The government lost 14 votes in the House of Lords on the detail of the Police, Crime Sentencing and Courts Bill on Monday 18th January 2022, to add to the five previous defeats in earlier debates.
Most of these are reversible in the Commons because they represent changes to the bill, but the government was also trying to add in some changes of its own, introducing a series of new public order offences aimed at preventing a recurrence of last year's Insulate Britain and Extinction Rebellion protests. Because the Lords blocked these from becoming part of the bill, they won't be sent back to the Commons.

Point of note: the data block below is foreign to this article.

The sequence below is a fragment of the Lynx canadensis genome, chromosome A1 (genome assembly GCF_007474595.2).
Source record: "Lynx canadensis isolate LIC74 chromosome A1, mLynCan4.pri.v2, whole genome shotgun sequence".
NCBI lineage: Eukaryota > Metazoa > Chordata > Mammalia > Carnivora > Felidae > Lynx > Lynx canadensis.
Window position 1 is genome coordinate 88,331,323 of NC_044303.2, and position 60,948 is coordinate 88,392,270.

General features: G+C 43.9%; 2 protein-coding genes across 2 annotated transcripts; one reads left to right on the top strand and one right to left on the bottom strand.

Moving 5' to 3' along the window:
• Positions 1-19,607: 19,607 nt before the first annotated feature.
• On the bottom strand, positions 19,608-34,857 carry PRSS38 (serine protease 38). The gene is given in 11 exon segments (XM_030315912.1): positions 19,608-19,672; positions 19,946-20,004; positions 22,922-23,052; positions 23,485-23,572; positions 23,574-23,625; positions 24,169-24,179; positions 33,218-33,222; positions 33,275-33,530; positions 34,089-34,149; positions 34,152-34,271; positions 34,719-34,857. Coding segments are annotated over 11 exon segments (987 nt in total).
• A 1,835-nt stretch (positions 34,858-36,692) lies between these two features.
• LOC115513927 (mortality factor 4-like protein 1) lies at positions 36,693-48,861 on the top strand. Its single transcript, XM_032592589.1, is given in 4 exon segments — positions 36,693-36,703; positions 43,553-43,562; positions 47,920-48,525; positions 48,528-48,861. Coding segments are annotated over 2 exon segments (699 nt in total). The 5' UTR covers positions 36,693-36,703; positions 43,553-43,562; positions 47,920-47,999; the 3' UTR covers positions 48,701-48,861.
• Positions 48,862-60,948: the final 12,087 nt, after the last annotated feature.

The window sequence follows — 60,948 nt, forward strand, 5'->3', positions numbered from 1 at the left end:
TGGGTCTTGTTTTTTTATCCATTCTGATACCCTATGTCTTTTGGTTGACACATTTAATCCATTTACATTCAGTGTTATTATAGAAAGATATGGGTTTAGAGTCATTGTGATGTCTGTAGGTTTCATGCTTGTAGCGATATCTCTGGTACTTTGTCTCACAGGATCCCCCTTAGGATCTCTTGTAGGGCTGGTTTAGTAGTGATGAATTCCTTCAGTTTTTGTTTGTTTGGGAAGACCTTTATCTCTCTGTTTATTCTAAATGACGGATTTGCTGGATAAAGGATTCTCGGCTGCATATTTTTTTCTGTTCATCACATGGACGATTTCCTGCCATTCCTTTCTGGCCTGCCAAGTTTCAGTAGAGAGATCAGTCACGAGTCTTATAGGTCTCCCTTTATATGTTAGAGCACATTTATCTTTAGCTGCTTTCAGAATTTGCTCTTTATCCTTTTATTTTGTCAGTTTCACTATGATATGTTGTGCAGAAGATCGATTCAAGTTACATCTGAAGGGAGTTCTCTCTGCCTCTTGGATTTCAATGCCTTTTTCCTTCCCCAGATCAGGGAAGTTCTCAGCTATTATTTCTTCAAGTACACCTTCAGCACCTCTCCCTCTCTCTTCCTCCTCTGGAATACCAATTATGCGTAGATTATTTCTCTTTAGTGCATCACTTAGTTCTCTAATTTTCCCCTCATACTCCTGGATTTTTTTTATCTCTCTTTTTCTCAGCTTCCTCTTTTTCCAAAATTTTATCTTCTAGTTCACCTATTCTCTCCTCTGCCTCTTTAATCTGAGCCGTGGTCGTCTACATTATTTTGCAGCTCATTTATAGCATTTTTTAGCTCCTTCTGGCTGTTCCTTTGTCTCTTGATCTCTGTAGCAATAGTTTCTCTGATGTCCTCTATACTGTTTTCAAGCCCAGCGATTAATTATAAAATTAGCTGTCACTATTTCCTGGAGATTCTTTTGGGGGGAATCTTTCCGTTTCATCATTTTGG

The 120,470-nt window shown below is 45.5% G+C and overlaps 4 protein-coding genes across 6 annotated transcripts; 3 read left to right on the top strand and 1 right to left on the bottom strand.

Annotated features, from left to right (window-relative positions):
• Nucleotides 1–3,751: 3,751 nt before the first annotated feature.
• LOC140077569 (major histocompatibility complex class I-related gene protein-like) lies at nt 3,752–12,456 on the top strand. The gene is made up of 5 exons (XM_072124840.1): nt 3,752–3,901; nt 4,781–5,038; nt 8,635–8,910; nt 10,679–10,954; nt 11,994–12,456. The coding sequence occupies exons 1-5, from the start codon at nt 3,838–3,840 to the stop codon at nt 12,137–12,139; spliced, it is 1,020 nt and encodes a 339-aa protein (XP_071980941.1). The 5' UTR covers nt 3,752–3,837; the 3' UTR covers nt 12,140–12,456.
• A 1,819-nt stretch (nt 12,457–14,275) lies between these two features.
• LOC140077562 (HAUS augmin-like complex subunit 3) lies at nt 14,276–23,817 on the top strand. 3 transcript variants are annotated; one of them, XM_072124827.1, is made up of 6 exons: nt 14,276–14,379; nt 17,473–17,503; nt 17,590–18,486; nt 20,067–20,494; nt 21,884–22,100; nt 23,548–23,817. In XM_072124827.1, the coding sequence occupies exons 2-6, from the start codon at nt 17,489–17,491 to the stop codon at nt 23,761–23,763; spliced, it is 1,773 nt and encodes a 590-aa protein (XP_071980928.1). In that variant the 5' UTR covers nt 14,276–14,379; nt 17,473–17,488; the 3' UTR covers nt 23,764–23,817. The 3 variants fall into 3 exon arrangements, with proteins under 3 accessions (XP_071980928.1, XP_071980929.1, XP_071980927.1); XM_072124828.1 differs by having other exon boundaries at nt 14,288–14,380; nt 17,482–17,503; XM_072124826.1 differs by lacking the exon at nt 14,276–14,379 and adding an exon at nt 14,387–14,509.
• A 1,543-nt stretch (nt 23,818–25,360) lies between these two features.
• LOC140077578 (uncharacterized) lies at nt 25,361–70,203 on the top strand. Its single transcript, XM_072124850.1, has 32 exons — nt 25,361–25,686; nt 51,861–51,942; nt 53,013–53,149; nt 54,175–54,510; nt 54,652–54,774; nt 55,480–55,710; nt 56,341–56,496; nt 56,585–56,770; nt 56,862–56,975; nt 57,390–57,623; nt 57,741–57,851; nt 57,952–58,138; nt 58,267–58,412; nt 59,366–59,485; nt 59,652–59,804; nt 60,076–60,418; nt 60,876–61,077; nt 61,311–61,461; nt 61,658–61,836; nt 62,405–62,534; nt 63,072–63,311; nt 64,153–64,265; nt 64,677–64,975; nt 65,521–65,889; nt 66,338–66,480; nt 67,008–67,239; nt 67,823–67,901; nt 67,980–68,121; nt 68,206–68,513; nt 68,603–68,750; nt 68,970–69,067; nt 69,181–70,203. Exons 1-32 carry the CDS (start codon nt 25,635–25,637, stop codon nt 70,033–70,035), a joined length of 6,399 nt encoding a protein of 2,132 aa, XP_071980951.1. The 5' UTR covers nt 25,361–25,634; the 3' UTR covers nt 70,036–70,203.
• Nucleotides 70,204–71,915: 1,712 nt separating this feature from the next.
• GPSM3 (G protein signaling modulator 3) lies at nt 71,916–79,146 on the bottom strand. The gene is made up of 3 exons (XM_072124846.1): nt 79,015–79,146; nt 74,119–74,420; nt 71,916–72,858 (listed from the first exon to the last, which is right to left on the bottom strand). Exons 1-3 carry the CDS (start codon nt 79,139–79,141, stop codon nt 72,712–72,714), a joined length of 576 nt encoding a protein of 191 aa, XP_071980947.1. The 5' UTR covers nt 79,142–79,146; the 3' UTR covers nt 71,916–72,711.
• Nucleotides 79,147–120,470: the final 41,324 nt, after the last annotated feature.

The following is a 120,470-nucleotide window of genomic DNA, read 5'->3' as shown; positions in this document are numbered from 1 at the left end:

Labour had approached this issue warily, conscious that they could be accused of allowing the rights of protesters to trump the rights of ordinary people to go about their lives, so they proposed what they regarded as a more focused alternative - but ended up helping vote down the government's new clauses as unacceptable on civil liberties grounds.
My best guess is that the government's proposals will resurface as a free standing public order bill, when the new Parliamentary year begins in April.
Other amendments on subjects like misogyny, noise at demonstrations, drink-spiking, the Police duty of candour, the repeal of the Vagrancy Act and many more, will have to be agreed by MPs.
This is what's known as "Parliamentary ping pong", in which a bill bounces between the Commons and the Lords until both have agreed on its final form, and it can run on for quite a while.
It will have to be completed before the end of the current parliamentary session, expected in late March or April. 2022